US Navy Missile LaunchIn 2010 I was able to learn from my mistakes and improved my public speaking and found a high paying job with the Post Office; I used my loss of someone I loved to make me more compassionate; and I was finally able to finally join the military. Later on during my Army basic training I would sever two out of three lateral ligaments and sprain the third. If I were a professional athlete this would’ve been the end of my career and most people in the service with this injury are kicked out of the military service. I wouldn’t allow this to be and I dug in my heels; learned from my failures and pain and continued training. I would go on to graduate as one of the top of my class and became an Unmanned Aerial Vehicle (UAV or drone) pilot in the Army.

Ok… Now take that VHS of my life and fast forward some years into the present. You can make the cool fast forward sound if you like, don’t worry I won’t make fun of you too much. Over the course of my time at Harvard Forest, our project has many ups and downs. Through experience and a lot of hard work my mentor Chen and partner Valentine were able to resolve a lot of their hardware woes we’ve experienced. As they were working I plunged head first into my work – long seemingly endless nights of coding, testing and thinking. I created a program that would allow for customizable list of temperature probes with integrated meta data, plug and play functionality, and automated temperature reading that would generate data-frames and store them, pump that raw data through various formulas for processing, graph that data and then send it to our website automatically. I was so proud but little did I know that drip by drip issues were building up, I was sparring with our project and I was losing and didn’t even know it.

After weeks of prep and troubleshooting the hardware was ready, it was now my turn – my time to shine. I shined alright, like a flame from a burning wreckage. The core part of my program worked, but everything from the computer we were using to critical parts of the software were failing. This could prevent us from collecting a large amount of data during the final couple of weeks. It would’ve been easy to just quit but I fell back on my experience, rolled up my sleeves and got to work. I looked inward and at my work and made a list of what I saw imbalanced me and my work; the small drips or small movements that slowly threw me down. After making my list, I got excited; this wasn’t a list of short comings, they were a list of opportunities to become a better programmer and a wiser person. Like a guided missile, I used these failures to realign myself, to make my program stronger and even better than previous versions of my software. I slowly unbalanced my opponent (My program and myself) and over the course of a week, I rebuilt a program that will last for years to come.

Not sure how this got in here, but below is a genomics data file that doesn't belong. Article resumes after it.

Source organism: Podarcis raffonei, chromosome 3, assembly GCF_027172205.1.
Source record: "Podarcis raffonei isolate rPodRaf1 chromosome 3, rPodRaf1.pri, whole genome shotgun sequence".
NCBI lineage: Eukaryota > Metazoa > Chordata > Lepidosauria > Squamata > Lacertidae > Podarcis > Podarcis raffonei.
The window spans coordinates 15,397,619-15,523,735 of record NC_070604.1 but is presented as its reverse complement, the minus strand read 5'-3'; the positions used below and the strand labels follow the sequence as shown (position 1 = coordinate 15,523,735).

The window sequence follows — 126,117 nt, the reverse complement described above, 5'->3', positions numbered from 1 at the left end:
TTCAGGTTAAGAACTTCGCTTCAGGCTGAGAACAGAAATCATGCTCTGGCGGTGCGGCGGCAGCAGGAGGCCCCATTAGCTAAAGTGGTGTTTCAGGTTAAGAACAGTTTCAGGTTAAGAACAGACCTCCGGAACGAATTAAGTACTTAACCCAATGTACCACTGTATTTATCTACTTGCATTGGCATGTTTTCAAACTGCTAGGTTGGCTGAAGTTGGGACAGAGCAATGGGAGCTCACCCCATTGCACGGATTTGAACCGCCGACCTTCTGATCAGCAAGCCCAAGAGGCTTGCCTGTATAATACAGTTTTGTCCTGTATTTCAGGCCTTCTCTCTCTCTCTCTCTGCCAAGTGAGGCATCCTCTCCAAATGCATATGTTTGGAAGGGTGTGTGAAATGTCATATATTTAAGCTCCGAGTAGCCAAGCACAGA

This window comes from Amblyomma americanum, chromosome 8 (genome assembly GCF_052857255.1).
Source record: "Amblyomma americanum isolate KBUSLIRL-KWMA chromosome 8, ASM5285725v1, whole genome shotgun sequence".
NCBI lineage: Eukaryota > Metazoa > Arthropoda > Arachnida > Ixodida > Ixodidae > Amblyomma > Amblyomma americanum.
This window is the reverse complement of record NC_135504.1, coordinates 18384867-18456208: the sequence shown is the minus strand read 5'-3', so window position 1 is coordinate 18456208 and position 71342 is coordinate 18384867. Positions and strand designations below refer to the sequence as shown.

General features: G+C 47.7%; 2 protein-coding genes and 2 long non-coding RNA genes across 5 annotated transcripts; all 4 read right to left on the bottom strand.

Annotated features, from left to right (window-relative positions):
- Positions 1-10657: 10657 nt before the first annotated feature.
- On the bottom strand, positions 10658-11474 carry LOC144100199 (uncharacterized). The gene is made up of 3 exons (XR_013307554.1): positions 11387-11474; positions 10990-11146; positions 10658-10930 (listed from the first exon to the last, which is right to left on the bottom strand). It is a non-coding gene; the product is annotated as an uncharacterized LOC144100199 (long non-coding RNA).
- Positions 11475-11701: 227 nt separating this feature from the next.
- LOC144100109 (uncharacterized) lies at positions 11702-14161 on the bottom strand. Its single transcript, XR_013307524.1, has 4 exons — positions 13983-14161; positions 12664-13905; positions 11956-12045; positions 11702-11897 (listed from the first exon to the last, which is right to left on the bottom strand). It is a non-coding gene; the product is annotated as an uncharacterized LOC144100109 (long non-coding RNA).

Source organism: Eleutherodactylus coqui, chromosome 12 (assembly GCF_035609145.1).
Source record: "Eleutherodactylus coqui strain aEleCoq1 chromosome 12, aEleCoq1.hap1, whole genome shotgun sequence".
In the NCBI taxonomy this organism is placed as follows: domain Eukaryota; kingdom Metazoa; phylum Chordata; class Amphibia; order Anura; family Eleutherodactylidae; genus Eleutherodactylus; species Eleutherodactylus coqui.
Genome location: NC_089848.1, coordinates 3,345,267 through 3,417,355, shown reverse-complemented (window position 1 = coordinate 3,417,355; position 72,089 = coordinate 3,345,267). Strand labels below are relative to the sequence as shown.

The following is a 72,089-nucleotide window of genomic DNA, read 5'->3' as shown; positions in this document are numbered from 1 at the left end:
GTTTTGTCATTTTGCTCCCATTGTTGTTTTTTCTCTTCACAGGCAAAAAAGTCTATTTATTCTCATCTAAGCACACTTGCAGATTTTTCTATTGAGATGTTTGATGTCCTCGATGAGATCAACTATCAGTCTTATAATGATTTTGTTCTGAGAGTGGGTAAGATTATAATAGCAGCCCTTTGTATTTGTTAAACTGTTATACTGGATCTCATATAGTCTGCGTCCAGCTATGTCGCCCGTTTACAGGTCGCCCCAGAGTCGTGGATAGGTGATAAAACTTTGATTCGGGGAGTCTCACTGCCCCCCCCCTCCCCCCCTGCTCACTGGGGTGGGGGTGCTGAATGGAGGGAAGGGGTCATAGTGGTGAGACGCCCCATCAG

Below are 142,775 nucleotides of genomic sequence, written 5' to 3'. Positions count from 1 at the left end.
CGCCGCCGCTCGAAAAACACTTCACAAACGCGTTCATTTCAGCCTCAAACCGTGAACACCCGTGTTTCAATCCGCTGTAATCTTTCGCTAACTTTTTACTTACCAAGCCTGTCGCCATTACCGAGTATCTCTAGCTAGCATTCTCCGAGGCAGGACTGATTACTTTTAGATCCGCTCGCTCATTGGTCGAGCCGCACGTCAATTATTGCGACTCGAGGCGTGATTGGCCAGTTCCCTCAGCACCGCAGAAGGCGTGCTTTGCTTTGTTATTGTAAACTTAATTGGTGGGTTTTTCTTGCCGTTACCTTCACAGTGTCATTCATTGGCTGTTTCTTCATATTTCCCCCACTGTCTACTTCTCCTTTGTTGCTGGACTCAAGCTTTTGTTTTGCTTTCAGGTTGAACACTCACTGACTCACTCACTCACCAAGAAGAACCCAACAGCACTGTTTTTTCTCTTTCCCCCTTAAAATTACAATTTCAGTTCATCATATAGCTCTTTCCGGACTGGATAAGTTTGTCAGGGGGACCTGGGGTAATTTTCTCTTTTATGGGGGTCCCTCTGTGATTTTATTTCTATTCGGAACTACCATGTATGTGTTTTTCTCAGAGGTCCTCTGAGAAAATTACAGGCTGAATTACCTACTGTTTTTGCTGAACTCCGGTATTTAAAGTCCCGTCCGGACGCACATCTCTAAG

I told these stories not to impress you but to empress upon you that failure is never the end but only a new beginning for growth and opportunities. As we close our REU experience I hope you can look at your work, other people or yourself objectively and honestly identify imbalances and failures. When the specter of failure looms over you or things aren’t going the way you want, use that internal insight to - Stop, breathe, focus, look inward and imagine yourself as that expert Judoka perfectly attuned with her/his-self and the self- guided missile that becomes better with each mistake. As you spar with life, don’t get angry but find peace in the process and flow with the opponent’s resistance. In other words, be like water; know when to flow with the current and when to divert it. Be internally still and externally flow with the struggle and use that moment to eventually rebalance yourself until you can turn that oppositions own momentum against your life’s obstacles. With an open, flexible mind state you can land that prefect throw and hit any target placed in front of you.

Corey Carter is a Computer Science student at the University of Minnesota - Twin Cities. He is a  former Unmanned Aerial Vehicle operator for the US Army, Train Conductor for Union Pacific and a current computational biology research assistant working with barley genomes and soybean GMO applications at a Morrell Labs located at the University of Minnesota - St Paul.